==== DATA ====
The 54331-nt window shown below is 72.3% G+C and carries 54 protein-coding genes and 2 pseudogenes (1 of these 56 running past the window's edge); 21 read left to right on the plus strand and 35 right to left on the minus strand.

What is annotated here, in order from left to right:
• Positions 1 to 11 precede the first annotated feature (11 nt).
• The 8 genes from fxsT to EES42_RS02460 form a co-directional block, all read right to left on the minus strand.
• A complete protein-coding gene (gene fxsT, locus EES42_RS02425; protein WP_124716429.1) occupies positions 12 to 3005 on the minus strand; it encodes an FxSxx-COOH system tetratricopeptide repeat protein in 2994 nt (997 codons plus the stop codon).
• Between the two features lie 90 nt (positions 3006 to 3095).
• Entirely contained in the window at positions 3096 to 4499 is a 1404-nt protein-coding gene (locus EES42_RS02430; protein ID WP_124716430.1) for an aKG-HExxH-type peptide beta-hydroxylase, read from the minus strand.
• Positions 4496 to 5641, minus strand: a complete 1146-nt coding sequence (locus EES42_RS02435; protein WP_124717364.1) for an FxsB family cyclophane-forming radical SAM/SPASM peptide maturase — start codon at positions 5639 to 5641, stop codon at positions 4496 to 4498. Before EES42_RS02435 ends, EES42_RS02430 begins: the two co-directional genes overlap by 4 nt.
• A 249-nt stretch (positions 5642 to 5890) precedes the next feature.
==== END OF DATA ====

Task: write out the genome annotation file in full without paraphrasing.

The 54331-nt window shown below is 72.3% G+C and carries 54 protein-coding genes and 2 pseudogenes (1 of these 56 running past the window's edge); 21 read left to right on the plus strand and 35 right to left on the minus strand.

What is annotated here, in order from left to right:
• Positions 1 to 11 precede the first annotated feature (11 nt).
• The 8 genes from fxsT to EES42_RS02460 form a co-directional block, all read right to left on the minus strand.
• A complete protein-coding gene (gene fxsT, locus EES42_RS02425; protein WP_124716429.1) occupies positions 12 to 3005 on the minus strand; it encodes an FxSxx-COOH system tetratricopeptide repeat protein in 2994 nt (997 codons plus the stop codon).
• Between the two features lie 90 nt (positions 3006 to 3095).
• Entirely contained in the window at positions 3096 to 4499 is a 1404-nt protein-coding gene (locus EES42_RS02430; protein ID WP_124716430.1) for an aKG-HExxH-type peptide beta-hydroxylase, read from the minus strand.
• Positions 4496 to 5641, minus strand: a complete 1146-nt coding sequence (locus EES42_RS02435; protein WP_124717364.1) for an FxsB family cyclophane-forming radical SAM/SPASM peptide maturase — start codon at positions 5639 to 5641, stop codon at positions 4496 to 4498. Before EES42_RS02435 ends, EES42_RS02430 begins: the two co-directional genes overlap by 4 nt.
• A 249-nt stretch (positions 5642 to 5890) precedes the next feature.